Wetalh

Language Family: Dene (Athabaskan)

Language known as: Tsetsaut, Ts'ets'aut

Wetalh was spoken in the Portland Canal area of northwestern BC. The langauge is currently considered a sleeping language. There was a speaker of the language recorded in 19271 but there have not been any speakers of the language reported in the past few decades.
The name of the language was recorded by anthropologist George T. Emmons in 19112. An article by Boas and Goddard3 contains almost all of the known Tsetsaut material and these were recorded by Boas in 1894. A few words remembered by Gitanyow A elders are also mentioned in Sterritt et al.1.

State of the Language


Fluent speakers: 0

Wetalh is currently a sleeping language.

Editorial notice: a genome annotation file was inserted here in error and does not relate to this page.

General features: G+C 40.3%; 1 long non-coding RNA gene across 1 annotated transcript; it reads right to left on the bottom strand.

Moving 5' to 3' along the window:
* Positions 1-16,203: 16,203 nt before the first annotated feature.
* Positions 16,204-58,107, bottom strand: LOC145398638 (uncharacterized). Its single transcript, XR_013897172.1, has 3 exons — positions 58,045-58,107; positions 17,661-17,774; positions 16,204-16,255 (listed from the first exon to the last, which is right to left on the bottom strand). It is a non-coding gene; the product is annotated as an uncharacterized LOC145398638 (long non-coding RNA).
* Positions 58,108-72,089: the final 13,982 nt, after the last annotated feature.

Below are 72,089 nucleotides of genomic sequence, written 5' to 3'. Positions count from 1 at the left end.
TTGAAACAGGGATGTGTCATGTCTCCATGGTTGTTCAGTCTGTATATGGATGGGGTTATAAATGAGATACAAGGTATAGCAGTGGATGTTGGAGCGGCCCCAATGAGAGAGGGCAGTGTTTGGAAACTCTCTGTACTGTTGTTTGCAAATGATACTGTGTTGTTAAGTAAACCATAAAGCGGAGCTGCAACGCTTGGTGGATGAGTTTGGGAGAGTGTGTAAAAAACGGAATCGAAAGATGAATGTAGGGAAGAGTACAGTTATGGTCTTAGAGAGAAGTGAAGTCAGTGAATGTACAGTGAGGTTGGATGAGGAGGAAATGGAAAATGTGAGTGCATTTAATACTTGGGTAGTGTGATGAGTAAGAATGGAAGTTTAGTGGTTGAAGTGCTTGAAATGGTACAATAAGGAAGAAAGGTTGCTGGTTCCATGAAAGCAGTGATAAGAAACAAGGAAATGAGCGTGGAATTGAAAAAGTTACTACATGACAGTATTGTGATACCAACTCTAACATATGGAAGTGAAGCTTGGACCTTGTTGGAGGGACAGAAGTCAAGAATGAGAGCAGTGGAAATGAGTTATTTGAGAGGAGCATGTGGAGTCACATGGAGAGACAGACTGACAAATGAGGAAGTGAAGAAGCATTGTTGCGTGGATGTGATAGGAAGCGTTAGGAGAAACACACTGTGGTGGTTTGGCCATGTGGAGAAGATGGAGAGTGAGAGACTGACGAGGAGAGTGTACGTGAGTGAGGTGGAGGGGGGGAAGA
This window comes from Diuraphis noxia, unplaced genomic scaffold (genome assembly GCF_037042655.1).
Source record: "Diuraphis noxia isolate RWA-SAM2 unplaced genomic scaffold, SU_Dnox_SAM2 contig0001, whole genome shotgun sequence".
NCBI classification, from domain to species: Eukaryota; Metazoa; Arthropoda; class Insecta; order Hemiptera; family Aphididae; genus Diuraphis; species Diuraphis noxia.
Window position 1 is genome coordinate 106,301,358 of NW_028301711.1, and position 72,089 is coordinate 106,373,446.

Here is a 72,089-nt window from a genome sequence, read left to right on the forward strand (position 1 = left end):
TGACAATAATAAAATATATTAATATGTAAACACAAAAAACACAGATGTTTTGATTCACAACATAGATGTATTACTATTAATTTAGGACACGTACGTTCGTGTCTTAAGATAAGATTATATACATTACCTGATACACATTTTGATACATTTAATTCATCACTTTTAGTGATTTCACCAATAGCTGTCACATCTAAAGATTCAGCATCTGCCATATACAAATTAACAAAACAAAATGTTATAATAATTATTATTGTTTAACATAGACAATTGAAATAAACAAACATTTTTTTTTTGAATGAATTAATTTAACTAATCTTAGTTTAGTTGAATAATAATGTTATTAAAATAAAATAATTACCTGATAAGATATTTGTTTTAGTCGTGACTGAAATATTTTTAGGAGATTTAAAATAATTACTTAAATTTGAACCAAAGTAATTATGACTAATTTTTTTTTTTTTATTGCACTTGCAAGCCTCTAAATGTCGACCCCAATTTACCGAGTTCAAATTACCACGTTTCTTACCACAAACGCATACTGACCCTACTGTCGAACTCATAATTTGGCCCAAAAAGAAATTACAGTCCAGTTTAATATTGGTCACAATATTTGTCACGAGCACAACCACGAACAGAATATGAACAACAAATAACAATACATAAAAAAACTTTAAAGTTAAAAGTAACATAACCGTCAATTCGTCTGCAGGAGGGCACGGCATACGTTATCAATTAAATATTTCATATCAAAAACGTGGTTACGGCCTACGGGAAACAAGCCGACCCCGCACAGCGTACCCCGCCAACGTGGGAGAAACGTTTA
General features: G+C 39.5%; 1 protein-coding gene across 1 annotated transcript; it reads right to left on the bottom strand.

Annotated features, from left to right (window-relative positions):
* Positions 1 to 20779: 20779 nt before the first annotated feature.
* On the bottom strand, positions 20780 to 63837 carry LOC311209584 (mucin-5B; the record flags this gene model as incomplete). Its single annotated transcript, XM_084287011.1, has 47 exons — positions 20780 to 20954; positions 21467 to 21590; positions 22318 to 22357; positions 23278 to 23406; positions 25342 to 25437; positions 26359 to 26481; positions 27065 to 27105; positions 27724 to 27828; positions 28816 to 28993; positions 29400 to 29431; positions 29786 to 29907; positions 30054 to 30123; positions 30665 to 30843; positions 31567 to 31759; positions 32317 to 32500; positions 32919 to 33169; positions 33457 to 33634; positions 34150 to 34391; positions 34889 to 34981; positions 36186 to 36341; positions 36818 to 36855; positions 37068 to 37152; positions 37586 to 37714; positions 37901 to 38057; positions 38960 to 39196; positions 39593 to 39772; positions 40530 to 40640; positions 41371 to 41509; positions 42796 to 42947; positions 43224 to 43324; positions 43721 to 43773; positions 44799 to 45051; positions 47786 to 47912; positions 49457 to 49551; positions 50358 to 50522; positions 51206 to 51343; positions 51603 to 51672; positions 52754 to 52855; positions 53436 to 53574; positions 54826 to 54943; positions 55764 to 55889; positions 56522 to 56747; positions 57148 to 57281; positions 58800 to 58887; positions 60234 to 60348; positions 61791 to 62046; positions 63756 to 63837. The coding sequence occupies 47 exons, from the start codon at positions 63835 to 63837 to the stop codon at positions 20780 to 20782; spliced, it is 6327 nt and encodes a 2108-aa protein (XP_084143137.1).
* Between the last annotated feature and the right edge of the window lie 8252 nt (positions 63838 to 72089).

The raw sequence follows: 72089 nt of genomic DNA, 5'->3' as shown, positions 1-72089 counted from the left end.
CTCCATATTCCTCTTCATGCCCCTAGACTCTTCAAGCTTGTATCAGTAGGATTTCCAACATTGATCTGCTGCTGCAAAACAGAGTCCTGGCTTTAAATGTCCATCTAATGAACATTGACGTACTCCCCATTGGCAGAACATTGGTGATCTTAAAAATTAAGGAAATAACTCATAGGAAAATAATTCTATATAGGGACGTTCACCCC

Footnotes / References
1. Sterritt, Neil J., Susan Marsden, Robert Galois, Peter R. Grant, and Richard Overstall (1998). Tribal Boundaries in the Nass Watershed.
2. Poser, William J. (2003b). The Names of the First Nations Languages of British Columbia.
3. Boas, Franz and Pliny Earle Goddard (1924). Ts'ets'aut, an Athapascan language from Portland Canal, British Columbia.

Audio Clip References
A. Gitanyow - Wilson, A. (2008, July 30). Interview with Ardyth Wilson.